Pros and Cons of Joining a Fraternity or Sorority in College

Image by Texas A&M University-Commerce Marketing Communications Photography, Flickr

Image by Texas A&M University-Commerce Marketing Communications Photography, Flickr

College years can be stressful. If you’re looking for something fun to do, you may consider joining a fraternity or sorority, where you get to make friends while attending great events, have the opportunity to apply for scholarships and connect with alumni networks. However, there can be some disadvantages too. Think carefully before joining a sorority or fraternity. Weigh the following pros and cons:


  • Some frats and sororities offer scholarships. University can be expensive, which is why it would be helpful to obtain a scholarship. Joining a fraternity or sorority is a fun way to earn a scholarship. It doesn’t take nearly as much effort as writing an essay.
  • You could get help finding a job. It is difficult to find a job these days. It could take a few months up to a few years to find one in today’s economy. It is beneficial to join a sorority or fraternity so you can build your contact network and find a job.
  • You could make lifelong friends. If you enjoy meeting new people, being part of a sorority or frat is a good way to do so. A membership with a fraternity or sorority would mean you have highly educated, social people right at your fingertips.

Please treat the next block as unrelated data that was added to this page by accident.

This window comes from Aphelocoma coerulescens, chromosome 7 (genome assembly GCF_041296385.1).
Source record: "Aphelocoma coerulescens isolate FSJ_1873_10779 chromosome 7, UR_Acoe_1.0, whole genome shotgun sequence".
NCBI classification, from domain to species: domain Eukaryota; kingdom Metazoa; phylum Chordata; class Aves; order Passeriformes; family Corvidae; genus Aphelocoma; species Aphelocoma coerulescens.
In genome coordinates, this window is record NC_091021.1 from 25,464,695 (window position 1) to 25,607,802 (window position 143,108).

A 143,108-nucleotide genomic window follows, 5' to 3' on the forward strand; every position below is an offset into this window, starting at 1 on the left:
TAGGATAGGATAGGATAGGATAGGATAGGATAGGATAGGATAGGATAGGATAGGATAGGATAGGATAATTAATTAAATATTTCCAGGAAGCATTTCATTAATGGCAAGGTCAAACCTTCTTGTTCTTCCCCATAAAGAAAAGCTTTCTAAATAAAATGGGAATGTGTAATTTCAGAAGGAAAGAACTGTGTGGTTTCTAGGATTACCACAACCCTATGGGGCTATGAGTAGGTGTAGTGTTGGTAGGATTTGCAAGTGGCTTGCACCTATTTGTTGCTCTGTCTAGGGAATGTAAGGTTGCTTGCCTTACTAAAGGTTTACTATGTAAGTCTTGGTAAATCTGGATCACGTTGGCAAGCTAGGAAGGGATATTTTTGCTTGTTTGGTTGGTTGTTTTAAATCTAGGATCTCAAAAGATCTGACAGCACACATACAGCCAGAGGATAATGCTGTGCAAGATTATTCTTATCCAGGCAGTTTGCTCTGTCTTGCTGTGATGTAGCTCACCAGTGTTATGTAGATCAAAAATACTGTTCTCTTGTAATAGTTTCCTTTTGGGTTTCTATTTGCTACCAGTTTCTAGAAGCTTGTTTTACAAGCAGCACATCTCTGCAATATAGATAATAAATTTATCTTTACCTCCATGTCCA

• When joining a fraternity or sorority, you may have to deal with hazing. Some common hazing activities could potentially be disgusting or even illegal. Before signing up for a sorority or fraternity, you may wish to research them a bit further and find out if they have any hazing activities – and if you’re comfortable participating in them.
  • Membership Fees. On top of paying for tuition and books, you may have to pay to enter a sorority or frat. The average membership fee for a sorority is $1,280 and the average membership fee for a fraternity is $605. This can be costly when you’re living on your own and have other expenses to pay for.
  • Time Commitments. Sororities and fraternities demand much of your time. When your main priority is studying, this may be a barrier to academic achievement. You may wish to join a sorority or frat if you’re good at managing your time.

American musician Tom Petty once said,

I’ve learned one thing, and that’s to quit worrying about stupid things. You have four years to be irresponsible here, relax… You’ll never remember class time, but you’ll remember the time you wasted hanging out with your friends.

Joining a sorority or fraternity can be memorable, with lifelong friends and business contacts. Go ahead and sign up for one, but make sure you weigh the pros and cons first.

, ,